The nuclear bomb explosions would also would render Mars radioactive.

The nuclear bombs would be carried to Mars on the fleet of 1,000 Starships that Musk wants to build—like the one that blew up this week.

SpaceX is selling T-shirts emblazoned with the words “Nuke Mars.” 

Musk’s nuclear bomb of choice: hydrogen bombs.

Beyond the this completely insane plan to ruin Mars, as on Earth, solar energy can provide all the power needed for would-be settlements on Mars and the Moon.

Said the headline in Universe Today this month, “Solar Power is Best for Mars Colonies.” The extensive article states how “a NASA-sponsored MIT think-tank has weighed up the future energy needs of a manned settlement on Mars and arrived at an interesting conclusion…solar arrays might function just as well, if not better, than the nuclear options.” 

There have been studies and articles through the years on using solar energy on Mars and the Moon.

This includes a 2016 Discover magazine piece, “How to Harvest Terawatts of Solar Power on the Moon,” which spoke of the Japanese corporation, Shimizu, “gearing up to develop solar power on the moon.” The “photovoltaic cells themselves could be tissue thin, since the moon has no weather or air,” said the article, “and half of the moon is in sunlight at any one time.” A huge amount of solar power energy could be generated on the Moon that could be beamed back to Earth, related the article.

As to the use of nuclear power for propulsion in space, I’ve written many pieces about the solar alternative: solar sails. 

There was a comprehensive story in New Scientist in October on this, “The new age of sail,” it was headlined. The subhead: “We are on the cusp of a new type of space travel that can take s to places no rocket could ever visit.”

The article began relating 17th Century astronomer Johanne Kepler observing comets and seeing “that their tails always pointed away from the sun, no matter which direction they were traveling. To Kepler, it meant only one thing: the comet tails were being blown from the sun.”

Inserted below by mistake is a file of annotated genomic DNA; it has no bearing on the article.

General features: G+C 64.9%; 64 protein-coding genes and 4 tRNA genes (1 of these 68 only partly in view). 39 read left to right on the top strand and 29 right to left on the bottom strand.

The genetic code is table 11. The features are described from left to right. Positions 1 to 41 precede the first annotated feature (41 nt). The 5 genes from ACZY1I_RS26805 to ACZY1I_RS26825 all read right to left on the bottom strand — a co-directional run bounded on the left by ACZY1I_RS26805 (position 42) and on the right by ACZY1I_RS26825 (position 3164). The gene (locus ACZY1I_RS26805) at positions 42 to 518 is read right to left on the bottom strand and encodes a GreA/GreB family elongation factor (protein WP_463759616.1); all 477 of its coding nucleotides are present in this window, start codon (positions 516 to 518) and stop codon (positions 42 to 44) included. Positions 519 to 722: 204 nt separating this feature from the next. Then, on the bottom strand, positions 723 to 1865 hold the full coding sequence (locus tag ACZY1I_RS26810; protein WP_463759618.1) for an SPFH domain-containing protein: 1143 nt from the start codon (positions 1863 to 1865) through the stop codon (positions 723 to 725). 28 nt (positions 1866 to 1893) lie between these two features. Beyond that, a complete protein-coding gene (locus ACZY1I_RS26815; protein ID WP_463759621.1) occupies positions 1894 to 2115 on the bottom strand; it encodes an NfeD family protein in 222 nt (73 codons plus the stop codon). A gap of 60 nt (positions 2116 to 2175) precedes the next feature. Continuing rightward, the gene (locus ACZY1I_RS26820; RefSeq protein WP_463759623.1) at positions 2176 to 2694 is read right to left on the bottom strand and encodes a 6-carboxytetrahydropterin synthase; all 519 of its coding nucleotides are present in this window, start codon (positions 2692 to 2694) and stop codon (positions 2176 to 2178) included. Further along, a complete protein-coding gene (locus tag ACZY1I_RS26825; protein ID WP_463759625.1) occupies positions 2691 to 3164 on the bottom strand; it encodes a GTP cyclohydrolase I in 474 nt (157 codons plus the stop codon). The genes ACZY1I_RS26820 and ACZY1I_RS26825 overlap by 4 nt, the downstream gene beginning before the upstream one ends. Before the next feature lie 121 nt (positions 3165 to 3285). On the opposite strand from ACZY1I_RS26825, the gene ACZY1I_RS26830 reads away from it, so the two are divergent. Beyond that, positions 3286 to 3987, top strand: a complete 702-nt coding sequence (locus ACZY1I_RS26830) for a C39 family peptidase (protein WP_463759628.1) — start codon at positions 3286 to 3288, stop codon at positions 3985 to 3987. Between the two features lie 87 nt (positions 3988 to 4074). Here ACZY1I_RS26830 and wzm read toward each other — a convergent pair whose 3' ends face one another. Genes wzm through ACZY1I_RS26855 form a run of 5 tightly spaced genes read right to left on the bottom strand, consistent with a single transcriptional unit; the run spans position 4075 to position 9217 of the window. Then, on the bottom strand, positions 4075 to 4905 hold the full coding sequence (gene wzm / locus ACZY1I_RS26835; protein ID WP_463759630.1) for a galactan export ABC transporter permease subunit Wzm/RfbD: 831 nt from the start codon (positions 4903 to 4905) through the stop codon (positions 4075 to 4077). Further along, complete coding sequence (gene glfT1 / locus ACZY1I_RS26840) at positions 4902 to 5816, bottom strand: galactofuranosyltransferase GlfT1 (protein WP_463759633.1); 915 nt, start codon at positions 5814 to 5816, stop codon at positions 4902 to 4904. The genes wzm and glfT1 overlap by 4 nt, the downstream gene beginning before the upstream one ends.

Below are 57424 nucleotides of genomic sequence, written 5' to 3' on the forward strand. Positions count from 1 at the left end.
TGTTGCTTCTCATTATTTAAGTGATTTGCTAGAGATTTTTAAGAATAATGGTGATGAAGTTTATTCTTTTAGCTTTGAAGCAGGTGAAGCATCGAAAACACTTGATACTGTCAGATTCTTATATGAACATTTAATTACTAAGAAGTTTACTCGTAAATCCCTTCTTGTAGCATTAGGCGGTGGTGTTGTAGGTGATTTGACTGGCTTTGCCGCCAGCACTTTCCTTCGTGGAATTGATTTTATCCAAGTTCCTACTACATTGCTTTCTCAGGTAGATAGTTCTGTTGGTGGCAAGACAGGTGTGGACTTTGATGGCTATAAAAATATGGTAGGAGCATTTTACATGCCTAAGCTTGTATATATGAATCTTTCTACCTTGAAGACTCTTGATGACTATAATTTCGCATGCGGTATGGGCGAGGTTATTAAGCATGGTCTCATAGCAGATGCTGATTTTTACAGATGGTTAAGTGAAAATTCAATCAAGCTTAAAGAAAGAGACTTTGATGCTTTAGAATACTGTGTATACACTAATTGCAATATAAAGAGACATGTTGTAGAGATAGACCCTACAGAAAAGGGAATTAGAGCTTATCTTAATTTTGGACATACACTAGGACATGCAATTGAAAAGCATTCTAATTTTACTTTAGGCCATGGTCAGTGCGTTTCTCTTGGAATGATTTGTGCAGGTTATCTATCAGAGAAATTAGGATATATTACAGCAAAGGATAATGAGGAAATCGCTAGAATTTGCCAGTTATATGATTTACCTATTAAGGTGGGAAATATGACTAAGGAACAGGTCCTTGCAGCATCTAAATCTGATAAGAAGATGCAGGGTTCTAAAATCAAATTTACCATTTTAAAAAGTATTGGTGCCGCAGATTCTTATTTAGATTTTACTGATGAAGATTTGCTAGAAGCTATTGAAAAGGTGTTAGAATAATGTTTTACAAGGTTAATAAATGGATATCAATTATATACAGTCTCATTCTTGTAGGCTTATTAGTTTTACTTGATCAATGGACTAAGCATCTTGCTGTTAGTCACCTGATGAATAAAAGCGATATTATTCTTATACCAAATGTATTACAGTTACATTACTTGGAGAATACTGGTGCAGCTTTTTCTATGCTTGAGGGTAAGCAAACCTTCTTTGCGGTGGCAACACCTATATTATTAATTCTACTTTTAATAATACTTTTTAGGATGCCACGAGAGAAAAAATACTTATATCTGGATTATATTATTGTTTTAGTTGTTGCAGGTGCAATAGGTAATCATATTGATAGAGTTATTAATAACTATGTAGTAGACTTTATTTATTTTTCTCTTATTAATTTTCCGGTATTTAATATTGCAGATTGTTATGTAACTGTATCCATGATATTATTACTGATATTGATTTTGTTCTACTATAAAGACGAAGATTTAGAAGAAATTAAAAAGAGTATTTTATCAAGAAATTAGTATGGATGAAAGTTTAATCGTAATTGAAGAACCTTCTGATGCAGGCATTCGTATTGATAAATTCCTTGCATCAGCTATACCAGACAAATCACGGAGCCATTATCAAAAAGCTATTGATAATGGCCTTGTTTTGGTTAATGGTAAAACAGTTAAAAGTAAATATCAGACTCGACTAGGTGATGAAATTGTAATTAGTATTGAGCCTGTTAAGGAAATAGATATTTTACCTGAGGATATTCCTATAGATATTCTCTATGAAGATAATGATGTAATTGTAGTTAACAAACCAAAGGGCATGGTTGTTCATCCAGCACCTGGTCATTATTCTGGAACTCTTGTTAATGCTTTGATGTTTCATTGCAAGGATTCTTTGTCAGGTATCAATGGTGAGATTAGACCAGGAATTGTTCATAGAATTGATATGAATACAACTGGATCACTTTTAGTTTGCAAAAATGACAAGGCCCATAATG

Indeed, “the sun produces a wind in space” and “it can be harnessed,” said the piece. “First, there are particles of light streaming from the sun constantly, each carrying a tiny bit of momentum. Second, there is a flow of charged particles, mostly protons and electrons, also moving outwards from the sun. We call the charges particles the solar wind, but both streams are blowing a gale”—that’s in the vacuum of space. 

Japan launched its Ikaros spacecraft in 2010—sailing in space using the energy from the sun.

Last year, the LightSail 2 mission of The Planetary Society was launched—and it’s still up in space, flying with the sun’s energy.

New systems using solar power are being developed – past the current use of thin film such as Mylar for solar sails.

The New Scientist article spoke of scientists “who want to use these new techniques to set a course for worlds currently far beyond our reach—namely the planets orbiting our nearest star, Alpha Centauri.”

Back to Challenger and RTGs and their generation of a little amount of electricity, less than a hair dryer uses, for on-board electrical systems, NASA finally saw the light, sunlight.

In 2011 it launched the Juno space probe to Jupiter–which instead of an RTGs used three solar arrays to generate onboard electricity. Juno is still up there, orbiting and studying Jupiter, where sunlight is a hundredth of what it is on Earth. 

After the SNAP 9-A disaster, NASA stopped using RTGs for satellites and was instrumental in developing solar photovoltaic technology. All satellites launched today use solar—as does the International Space Station.

The leading group since 1992 challenging the use of nuclear power in space is the Maine-based Global Network Against Weapons and Nuclear Power in Space ( 

Its long-time coordinator, Bruce Gagnon, comments: “The Elon Musk plan to explode 10,000 nukes over Mars epitomizes the insanity of this rush to move nuclear power into space.”

“The Department of Energy, which would be responsible for fabricating all of these various nuclear devices being considered for space operations, has a long tragic record of worker and environmental contamination at their string of labs around the nation.”

“Take, for example the 1997 launch of the Cassini space probe that carried 72 pounds of toxic plutonium-238 aboard,” Gagnon continues. “Just prior to the launch it was reported that Los Alamos National Laboratory in New Mexico had 244 cases of worker contamination while fabricating the plutonium generators for that mission.  So, it is not just some theoretical equation- that there might be some accident upon launch. The nuclear production process is killing us before any rocket lifts off from a launch pad.”

“The plan to build nuclear-powered rockets to Mars, nuclear mining colonies on the planetary bodies and ultimately nuclear-powered weapons in space all signal the dangers and lunacy of those driving this mad rush to colonize space,” says Gagnon. 

“These space entrepreneurs and the nuclear/military industrial complex have learned nothing since the atomic bombs were exploded over the heads of the people of Hiroshima and Nagasaki.”